Meet the caterpillar slug, a potential future invader to India

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Purcell’s hunter slug or caterpillar slug, a native to South Africa, has now unfold to a number of components of India and a new research has predicted that it might quickly turn into an invasive species attacking western and Peninsular India.

The slug — Laevicaulis haroldi — is listed as an endangered species and was first described in 1980. Not a lot is thought about its ecology and in accordance to research, it entered India round 2010-2012 by accident, by worldwide commerce through Mumbai. Now, there are over 60 data from throughout the nation. It has been reported to feed on the leaves and bark of mulberry vegetation. The slug was additionally sighted on neem timber, papaya, and calotropis vegetation.

The analysis group from Ashoka Trust for Research in Ecology and the Environment (ATREE) studied the distribution of the species utilizing knowledge from the India Biodiversity Portal, iNaturalist web site, and former research.

They additionally studied future local weather change situations to decode which locations could also be susceptible to the slug assault. “We used two scenarios RCP 2.6 and RCP 8.5 from the Intergovernmental Panel on Climate Change (IPCC). Here, 2.6 is the best-case scenario where we control emissions and limit anthropogenic climate change. On the other hand, 8.5 represents the worst that could happen. We don’t follow any mitigation rules and have a high-risk future in terms of temperature and other climatic conditions,” explains Aravind N.A., corresponding creator of the paper not too long ago printed in Current Science. He is an Associate Professor at ATREE.

The fashions predicted that underneath each climatic situations, most components of Andhra Pradesh, Karnataka, southern components of Telangana, northeast Tamil Nadu, Gujarat, western Maharashtra, coastal Odisha, West Bengal, and a few states in North East India are extremely appropriate for the slug.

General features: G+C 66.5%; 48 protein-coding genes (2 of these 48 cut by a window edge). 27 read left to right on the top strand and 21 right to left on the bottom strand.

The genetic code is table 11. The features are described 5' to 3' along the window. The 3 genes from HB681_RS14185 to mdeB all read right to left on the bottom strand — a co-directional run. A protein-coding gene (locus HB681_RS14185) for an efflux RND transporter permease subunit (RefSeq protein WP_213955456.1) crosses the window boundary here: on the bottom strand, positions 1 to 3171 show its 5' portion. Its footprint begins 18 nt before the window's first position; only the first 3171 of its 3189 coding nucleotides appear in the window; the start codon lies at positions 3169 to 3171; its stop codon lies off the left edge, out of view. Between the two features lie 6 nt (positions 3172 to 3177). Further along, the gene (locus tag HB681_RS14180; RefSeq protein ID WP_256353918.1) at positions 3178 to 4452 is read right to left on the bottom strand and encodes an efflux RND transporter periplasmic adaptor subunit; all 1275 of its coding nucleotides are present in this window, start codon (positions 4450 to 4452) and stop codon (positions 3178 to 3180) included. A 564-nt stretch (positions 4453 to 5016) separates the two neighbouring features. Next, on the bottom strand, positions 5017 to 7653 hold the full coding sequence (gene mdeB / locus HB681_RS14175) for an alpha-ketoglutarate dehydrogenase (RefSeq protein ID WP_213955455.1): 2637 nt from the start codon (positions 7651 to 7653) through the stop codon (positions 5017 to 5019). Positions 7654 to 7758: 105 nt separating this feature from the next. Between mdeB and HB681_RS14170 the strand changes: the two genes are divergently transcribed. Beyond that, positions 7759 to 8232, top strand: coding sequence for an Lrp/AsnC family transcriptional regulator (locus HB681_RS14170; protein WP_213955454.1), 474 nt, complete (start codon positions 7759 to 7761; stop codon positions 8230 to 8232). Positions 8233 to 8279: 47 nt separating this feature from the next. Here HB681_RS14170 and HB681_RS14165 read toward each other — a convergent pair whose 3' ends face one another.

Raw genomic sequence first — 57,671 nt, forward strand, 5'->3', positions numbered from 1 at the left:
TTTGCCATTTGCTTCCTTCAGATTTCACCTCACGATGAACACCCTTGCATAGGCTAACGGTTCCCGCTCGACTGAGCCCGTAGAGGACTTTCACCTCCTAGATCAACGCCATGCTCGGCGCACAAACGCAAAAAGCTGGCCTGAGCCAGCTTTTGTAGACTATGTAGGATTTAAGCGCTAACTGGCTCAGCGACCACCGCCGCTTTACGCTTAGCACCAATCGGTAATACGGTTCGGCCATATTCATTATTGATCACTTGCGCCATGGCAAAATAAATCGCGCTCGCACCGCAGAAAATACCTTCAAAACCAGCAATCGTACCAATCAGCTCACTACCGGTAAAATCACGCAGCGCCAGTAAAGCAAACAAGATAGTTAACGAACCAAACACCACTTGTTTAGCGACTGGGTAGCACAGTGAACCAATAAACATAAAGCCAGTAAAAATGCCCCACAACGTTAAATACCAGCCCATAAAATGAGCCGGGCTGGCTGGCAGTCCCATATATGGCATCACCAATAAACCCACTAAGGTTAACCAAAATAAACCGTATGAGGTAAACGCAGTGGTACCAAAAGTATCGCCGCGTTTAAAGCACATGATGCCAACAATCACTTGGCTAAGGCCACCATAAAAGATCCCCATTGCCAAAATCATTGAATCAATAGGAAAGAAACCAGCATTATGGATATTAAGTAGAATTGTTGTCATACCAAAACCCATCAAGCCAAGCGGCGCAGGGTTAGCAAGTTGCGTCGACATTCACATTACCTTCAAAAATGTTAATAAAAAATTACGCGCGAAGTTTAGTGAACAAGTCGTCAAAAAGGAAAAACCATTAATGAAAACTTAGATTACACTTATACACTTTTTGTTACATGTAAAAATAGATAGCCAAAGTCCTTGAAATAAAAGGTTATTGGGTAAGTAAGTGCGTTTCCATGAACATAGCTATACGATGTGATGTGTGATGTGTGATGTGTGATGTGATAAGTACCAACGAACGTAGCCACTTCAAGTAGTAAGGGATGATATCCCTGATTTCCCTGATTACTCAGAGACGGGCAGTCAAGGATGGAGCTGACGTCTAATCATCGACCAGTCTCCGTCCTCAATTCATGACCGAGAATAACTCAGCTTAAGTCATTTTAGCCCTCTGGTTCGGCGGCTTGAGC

Economic loss

An worldwide research printed in March reported that invasive species have value practically $1.3 trillion {dollars} to the international financial system since 1970 and a median of $26.8 billion per 12 months. Also, a number of research have famous invasive alien species are answerable for the extinction of native and endemic species. “One theory of invasion biology is that these species thrive because they don’t have any major predators in the new region. Predators and prey in a locality evolve together and when a new species arrives, there is no one to eat it and keep a check on it. This is one of the reasons for the uncontrolled spread of invasive species,” provides Dr. Aravind.

The group writes that early detection and management are key for managing newly launched species earlier than they turn into invasive. “We need to capitalise on citizen scientists’ potential in locating hitherto unrecorded populations in a short period with limited resources. Awareness needs to be created among the forest managers, agriculturists, horticulturists and farmers to detect, manage and control this newly introduced species. Non-toxic methods of controlling this pest need to be developed. Also, a strict quarantine in the ports should be in place to avoid further introductions,” concludes the paper.

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